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June 12, 2024

Belfast food co-op finishes $6.4M redo, adding space and upgrades

The inside of the Belfast Community Coop shows people shopping. Photo / Courtesy, Belfast Community Coop Interior upgrades — shown here in progress — included wider aisles, an improved kitchen and cafe and removal of a drop-ceiling to open up the space.

Belfast Community Co-op, a mainstay in the Waldo County town since 1976, has completed a year-long, $6.4 million overhaul designed to improve customer service and safety, expand space including the bulk food sections, and reopen a prepared foods kitchen and café that closed in 2020.

“Everyone has been so patient in helping out,” Alessandra Martinelli, the co-op’s outreach coordinator, told Mainebiz. “Everyone is really excited.”

The Belfast Community Coop's revamped exterior.
Photo / Courtesy, Belfast Community Co-op
Renovations, seen here recently completed, were designed to improve customer service, address safety considerations, add square-footage, expand the bulk food sections and reopen a prepared foods kitchen and café that closed in 2020.

The renovation of the store, at 123 High St., started in May 2023. The doors stayed open to customers during construction.

Of the $6.4 million total, construction costs were just over $3 million. The rest of the budget was allocated to equipment purchases, financing, insurance, a reserve fund to cover any unexpected price increases or unforeseen expenses and paying off the co-op’s existing $200,000 mortgage.

Portland architecture firm Woodhull and Topsham general contractor Warren Construction Group led the project.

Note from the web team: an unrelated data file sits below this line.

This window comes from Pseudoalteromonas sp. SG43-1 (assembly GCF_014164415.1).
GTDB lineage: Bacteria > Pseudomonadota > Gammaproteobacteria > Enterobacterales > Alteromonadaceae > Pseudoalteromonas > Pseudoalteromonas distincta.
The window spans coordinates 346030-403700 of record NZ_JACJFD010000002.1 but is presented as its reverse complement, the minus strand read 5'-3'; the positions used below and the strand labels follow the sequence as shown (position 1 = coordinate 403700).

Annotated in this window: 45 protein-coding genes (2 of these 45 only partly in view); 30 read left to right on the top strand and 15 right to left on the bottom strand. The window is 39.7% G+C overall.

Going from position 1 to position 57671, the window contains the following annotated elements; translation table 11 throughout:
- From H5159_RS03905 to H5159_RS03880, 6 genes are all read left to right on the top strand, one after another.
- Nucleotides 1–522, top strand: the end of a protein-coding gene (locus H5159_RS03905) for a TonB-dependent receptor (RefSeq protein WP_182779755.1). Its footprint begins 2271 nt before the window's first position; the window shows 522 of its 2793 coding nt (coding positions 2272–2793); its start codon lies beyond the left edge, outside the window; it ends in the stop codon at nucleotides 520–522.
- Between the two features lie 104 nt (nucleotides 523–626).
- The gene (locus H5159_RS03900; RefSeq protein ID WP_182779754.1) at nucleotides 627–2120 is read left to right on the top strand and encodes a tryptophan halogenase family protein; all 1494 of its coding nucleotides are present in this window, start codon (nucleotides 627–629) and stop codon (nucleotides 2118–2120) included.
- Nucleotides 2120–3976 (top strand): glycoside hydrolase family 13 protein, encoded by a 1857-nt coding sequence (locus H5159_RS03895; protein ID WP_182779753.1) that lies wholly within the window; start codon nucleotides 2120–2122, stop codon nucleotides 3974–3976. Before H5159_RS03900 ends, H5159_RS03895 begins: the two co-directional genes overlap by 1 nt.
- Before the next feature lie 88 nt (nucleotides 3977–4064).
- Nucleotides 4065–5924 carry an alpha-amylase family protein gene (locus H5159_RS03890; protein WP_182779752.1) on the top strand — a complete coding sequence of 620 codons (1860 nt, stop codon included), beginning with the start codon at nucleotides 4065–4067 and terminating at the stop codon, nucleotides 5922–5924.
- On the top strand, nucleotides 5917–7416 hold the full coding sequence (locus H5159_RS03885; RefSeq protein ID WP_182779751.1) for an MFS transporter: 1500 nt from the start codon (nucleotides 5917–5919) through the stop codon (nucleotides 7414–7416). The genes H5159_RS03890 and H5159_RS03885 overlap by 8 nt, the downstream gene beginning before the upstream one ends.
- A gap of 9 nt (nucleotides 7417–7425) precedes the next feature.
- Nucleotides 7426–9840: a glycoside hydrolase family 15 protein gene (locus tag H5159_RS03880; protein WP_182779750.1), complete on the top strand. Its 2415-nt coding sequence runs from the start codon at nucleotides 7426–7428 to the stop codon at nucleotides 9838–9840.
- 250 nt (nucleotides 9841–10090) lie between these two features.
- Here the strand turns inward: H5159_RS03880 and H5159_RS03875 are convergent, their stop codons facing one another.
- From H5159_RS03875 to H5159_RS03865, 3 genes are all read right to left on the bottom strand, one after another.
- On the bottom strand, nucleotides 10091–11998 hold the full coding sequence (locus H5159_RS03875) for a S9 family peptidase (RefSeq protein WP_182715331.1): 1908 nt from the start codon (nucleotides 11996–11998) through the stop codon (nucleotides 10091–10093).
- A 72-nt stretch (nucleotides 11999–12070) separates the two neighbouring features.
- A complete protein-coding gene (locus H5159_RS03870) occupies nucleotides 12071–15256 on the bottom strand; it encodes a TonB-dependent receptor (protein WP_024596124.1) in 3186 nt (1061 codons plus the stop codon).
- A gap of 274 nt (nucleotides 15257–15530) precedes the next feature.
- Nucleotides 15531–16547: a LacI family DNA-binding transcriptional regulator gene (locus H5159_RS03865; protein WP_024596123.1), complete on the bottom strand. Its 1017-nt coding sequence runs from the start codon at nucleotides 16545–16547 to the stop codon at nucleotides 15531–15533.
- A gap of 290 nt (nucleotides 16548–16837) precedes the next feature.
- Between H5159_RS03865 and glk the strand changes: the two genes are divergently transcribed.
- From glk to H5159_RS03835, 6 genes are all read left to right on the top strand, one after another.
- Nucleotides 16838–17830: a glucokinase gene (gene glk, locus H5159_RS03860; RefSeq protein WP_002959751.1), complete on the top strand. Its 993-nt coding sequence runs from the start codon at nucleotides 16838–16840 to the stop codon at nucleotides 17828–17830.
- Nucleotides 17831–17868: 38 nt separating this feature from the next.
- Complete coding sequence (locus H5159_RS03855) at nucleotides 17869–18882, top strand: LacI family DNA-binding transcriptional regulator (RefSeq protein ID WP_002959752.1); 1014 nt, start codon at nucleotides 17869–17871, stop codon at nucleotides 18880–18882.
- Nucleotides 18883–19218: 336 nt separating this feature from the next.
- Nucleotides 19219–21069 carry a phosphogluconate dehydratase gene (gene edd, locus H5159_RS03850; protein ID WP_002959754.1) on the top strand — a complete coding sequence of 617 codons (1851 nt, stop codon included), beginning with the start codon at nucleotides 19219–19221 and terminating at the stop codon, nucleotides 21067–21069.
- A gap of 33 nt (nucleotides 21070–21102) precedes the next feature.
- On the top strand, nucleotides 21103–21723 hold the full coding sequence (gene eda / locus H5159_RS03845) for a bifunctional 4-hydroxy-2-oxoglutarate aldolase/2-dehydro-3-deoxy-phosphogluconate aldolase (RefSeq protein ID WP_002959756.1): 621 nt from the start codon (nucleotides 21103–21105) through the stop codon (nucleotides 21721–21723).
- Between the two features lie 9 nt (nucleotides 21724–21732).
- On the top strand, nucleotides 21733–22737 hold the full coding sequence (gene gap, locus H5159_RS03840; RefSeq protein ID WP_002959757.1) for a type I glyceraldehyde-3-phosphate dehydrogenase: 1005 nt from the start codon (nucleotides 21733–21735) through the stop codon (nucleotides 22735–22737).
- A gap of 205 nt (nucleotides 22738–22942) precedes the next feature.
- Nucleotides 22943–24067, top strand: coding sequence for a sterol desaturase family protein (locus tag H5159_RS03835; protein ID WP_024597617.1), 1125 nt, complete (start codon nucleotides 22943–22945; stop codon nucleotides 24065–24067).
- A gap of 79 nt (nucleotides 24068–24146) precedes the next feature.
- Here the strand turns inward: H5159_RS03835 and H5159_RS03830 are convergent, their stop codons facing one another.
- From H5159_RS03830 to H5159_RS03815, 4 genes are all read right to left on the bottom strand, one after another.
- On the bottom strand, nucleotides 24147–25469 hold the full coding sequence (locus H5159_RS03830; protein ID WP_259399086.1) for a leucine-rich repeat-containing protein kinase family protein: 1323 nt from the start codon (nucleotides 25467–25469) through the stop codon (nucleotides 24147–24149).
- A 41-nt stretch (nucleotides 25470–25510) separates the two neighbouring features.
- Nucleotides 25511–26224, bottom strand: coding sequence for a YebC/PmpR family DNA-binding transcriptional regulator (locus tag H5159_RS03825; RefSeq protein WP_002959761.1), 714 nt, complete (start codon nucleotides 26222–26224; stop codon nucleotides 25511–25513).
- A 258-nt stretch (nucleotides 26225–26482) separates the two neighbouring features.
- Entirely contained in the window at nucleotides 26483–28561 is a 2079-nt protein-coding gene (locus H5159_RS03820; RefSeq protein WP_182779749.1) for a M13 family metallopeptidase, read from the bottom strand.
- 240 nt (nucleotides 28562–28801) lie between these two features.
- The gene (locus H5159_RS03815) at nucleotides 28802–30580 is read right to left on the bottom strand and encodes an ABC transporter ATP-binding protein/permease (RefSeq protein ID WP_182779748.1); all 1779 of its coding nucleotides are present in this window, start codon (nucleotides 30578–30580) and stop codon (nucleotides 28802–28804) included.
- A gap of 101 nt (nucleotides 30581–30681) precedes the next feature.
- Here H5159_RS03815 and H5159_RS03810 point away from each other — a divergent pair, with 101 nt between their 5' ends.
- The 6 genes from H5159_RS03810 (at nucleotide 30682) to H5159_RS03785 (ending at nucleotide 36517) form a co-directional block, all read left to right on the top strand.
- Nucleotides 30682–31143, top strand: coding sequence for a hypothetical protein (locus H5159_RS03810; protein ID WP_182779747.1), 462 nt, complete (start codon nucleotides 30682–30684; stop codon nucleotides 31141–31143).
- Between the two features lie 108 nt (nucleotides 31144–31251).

A "welcome back party" is scheduled for June 21 from 11 a.m. to 3 p.m., starting with a ribbon-cutting and continuing with free samples, children’s activities, store tours and more. For information, click here.

Grassroots start

The co-op began as a grassroots effort by 1970s-era back-to-the-landers in Waldo County seeking access to good food at a fair price, according to its website.

In 1976, the co-op opened its first storefront in an 800-square-foot space at 16 Upper Main St.

“As the Belfast area and the natural foods industry grew, so did our storefront enterprise,” the co-op says. 

With a growing slate of products and shoppers, the store moved in 1985 to a 2,500-square-foot space at 67 Lower Main St. 

Commerce continued to thrive, prompting a move in 1993 to 123 High St., formerly an A&P supermarket. Renovations included the addition of a deli, cafe and customer bathrooms.

Other updates followed, including the addition of new offices, a walk-in cooler, a freezer and upgrades to meet safety and building code requirements.

The Blefast Community Coop's older exterior is seen with people walking in and out.
Photo / Courtesy, Belfast Community Co-op
The co-op, seen here before renovations started, has long been a mainstay in Belfast.

In 2012, the coop joined the National Co+op Grocers, a business services cooperative for retail food co-ops throughout the U.S. Subsequent updates included product resets, new shelving and wider aisles.

Retail, structural updates

The co-op is owned by its 5,148 members, although anyone is allowed to shop there. On average, the store brings in about 5,000 shoppers per week. There are about 85 employees, most full-time. Last year, sales totaled just under $12 million. The store is on a 0.83-acre lot with 63 parking spaces.